Connecticut’s $1 Billion Renewable Energy Play

A landmark clean energy law in Connecticut will require an incredible $1 billion investment in renewable energy by 2020. To get there, utilities are required to purchase a specified amount of low or zero emissions energy each year, to meet the state’s ambitious standard of 27 percent renewable energy by 2020 .

About three-quarters of the investment, $720 million, must be from zero emissions energy generation, like solar, wind or micro-hydro. The other $300 million is for low emissions sources such as capturing landfill gas or combustion of biomass waste.


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Two utilities, Connecticut Light & Power and United Illuminating, will enter into contracts for 15 years for renewable energy by holding auctions for $8 million worth of renewable-energy credits for energy projects for up to six years at a time.

The shorter time periods within the 15-year contracts is in case solar prices take another steep dive. If costs go down, more money is freed up to buy more renewable energy. That’s right.

According to the Connecticut Public Utilities Regulatory Authority [PDF], “the aggregate procurement of ZRECs (zero emissions renewable energy credits) will be $8 million in the first year’s procurement and will increase by an additional $8 million per year in procurement years two through four, inclusive. After year four, the Authority is required to review contracts entered into and if the costs of the technologies included in such contracts have been reduced, the Authority is required to seek an additional $8 million in annual procurement for years five and six.”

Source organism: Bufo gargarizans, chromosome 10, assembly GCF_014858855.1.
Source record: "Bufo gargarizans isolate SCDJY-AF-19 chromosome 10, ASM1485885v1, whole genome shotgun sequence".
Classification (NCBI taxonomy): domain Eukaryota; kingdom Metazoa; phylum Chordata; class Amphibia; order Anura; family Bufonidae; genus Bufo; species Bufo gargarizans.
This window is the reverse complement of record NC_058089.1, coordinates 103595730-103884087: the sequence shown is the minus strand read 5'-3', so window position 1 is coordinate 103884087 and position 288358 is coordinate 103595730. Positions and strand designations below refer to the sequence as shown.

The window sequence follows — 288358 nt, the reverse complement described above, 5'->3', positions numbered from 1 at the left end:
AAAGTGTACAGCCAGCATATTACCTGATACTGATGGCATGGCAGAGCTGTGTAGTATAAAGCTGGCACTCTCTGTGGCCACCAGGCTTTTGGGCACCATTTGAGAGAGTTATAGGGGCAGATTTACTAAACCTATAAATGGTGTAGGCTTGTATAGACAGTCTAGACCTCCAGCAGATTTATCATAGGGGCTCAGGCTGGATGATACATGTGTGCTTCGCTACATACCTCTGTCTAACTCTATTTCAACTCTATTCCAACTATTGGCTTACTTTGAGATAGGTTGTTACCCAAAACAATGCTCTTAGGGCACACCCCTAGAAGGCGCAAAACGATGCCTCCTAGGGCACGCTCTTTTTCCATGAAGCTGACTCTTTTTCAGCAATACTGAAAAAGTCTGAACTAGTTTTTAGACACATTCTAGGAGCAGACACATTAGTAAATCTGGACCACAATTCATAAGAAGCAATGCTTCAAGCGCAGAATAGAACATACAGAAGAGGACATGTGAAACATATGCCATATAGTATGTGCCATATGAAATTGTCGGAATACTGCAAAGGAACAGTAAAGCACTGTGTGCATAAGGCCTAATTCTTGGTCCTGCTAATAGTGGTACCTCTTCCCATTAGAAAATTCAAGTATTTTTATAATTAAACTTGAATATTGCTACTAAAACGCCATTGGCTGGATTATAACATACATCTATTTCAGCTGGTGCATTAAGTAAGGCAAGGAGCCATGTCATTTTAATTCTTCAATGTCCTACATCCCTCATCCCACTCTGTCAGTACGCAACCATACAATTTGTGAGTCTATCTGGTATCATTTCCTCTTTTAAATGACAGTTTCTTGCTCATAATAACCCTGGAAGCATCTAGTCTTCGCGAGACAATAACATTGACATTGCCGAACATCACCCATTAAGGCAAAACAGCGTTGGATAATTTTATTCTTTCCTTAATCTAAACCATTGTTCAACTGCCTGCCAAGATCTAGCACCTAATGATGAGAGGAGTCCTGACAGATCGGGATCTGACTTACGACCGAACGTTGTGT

In this provision—in an already very progressive energy policy—Democratic-controlled Connecticut takes a very different approach from the Republican approach to climate policy. The goal of renewable energy policy is to switch from dirty power to clean power, because we must retain some semblance of the climate our ecosystem evolved to over hundreds of thousands of years (because that’s essential to preserving the civilization that we built on this ecosystem).

But in now Republican-dominated Arizona, when it proved too easy to achieve the first two years of the modest clean energy target left behind by the previous Democratic legislature and former Gov. Janet Napolitano—to add 1 percent more clean energy each year from 2010 to 2020—the incoming Republican legislature proposed that the target be eliminated altogether! Now, the prime solar state is killing solar. What a shortsighted set of priorities…

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